The Stanford University scholar's best-known work, "The End of History and the Last Man" (an expansion of a 1989 essay), caused a ripple in the political-science world in 1992 by arguing that the global ideological struggle has finally come to an end, with liberal democracy as the undisputed champion. The book served as a retort of sorts to Karl Marx, who had his own ideas about what the "end of history" would look like. Though some critics took the title too literally, the controversy only fueled Fukuyama's rise to the very pinnacle of America's political-science establishment.
Fukuyama's latest book, "The Origins of Political Order," will almost certainly cement the reputation, but for starkly different reasons. As the title implies, the work is more a survey than a polemic, though the Stanford professor doesn't avoid poking holes in the teachings of Marx, Hobbes, Locke, Rousseau, Max Weber and other European thinkers who dominate college syllabi. His aim is to answer the million-dollar question: Why do some nations, like China and Russia, end up with strong but unaccountable governments while others like India and England have political systems that restrict their respective rulers' authority?
Such questions, by definition, are far from straightforward. As Fukuyama explains early on, "Human societies are so diverse that it is very difficult to make truly universal generalizations from the comparative study of cultures." Not that this will stop him from trying.
"Origins" is ambitious in its goal, sweeping in its scope and nuanced in its method. Much like Jared Diamond's "Guns, Germs, and Steel," which detailed the ways in which geography shaped the differences between civilizations, and Samuel Huntington's "Clash of Civilization," which pegged cultural differences as the main driver of conflicts in the post-Cold War world, Fukuyama's newest work seeks to explain how the world became the way it is.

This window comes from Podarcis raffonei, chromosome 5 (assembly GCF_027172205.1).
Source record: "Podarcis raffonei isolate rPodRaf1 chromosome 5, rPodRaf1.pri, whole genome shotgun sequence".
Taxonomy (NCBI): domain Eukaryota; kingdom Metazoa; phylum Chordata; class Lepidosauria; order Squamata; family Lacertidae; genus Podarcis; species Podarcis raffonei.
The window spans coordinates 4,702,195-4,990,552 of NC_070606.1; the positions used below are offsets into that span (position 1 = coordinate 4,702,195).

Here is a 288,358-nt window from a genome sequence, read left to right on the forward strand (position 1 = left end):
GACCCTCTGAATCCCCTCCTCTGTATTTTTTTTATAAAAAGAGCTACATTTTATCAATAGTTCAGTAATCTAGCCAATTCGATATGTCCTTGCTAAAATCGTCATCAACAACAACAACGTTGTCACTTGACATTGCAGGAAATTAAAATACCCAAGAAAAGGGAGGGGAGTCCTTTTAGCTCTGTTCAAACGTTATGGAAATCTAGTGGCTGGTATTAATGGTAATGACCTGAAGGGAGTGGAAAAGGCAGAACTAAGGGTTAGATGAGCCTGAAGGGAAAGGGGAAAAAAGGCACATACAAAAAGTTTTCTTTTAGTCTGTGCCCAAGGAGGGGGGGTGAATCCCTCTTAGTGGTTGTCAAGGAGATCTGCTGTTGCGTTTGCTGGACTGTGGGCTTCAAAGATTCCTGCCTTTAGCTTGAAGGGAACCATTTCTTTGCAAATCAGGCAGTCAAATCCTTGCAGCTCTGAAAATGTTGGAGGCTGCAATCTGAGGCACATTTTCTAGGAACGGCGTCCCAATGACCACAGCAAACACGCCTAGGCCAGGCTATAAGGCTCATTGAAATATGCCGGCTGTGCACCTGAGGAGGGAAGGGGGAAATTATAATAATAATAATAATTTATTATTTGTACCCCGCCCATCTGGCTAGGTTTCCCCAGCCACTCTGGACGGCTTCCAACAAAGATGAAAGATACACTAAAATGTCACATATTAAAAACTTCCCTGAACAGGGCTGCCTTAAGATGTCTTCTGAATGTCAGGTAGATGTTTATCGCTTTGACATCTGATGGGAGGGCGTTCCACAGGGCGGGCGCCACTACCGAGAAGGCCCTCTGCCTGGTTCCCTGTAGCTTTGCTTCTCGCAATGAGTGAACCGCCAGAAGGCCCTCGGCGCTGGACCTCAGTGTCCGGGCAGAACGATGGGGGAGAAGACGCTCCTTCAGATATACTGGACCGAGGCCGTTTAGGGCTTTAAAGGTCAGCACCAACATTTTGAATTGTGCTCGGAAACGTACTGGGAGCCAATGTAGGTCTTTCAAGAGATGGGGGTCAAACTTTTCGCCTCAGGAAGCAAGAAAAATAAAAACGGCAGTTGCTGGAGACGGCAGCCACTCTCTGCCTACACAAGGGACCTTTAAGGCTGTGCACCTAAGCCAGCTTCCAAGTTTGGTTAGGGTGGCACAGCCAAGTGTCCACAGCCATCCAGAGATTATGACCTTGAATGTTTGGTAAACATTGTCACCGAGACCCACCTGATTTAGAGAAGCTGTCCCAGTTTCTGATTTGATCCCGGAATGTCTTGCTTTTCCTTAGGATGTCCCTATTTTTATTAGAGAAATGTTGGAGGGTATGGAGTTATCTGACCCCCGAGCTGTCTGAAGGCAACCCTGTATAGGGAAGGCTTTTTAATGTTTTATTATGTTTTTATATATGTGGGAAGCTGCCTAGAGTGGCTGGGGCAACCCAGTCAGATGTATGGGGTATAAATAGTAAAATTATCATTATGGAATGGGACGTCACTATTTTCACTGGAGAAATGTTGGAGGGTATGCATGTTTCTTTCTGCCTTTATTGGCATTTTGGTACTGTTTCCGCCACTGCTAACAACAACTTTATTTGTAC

Fukuyama, who dedicates the book to Huntington, traces the history of political development from the time we were swinging from trees to the dawn of the Industrial Revolution. He casts his net across the globe and takes us from the warring tribes of ancient China — the first civilization to invent bureaucracy and create the centralized "modern state" — to the Mamluk warriors of ancient Egypt (whose powerful armies and state bureaucracy were sustained by the nascent institution of military slavery); from the Catholic popes who provided a crucial check to royal power in England to the Brahmins in India, whose dominance of the social order made it nearly impossible for a strong state to emerge.
Fukuyama breaks down "political order" into three components — the state, the rule of law and government accountability — and shows how each component evolved over time. Along the way, he challenges the Hobbesian characterization of man as an isolated brute who opted to improve his "nasty, brutish and short" life by forking over his freedom to the "Leviathan" of state in exchange for security. Even chimps band together, elect leaders and more or less follow the Golden Rule. The "presocial state" that Hobbes, Locke and Rousseau wrote about never existed in Fukuyama's universe. We are, by nature, social, family-oriented and capable of reciprocating altruism, he argues.
Rather than sign a contract to join a state, we gradually transitioned from smaller, kin-based groups to larger bands, tribes and, ultimately, states, Fukuyama writes. This transition followed various timelines and trajectories in different parts of the globe, with warfare as the major engine of change.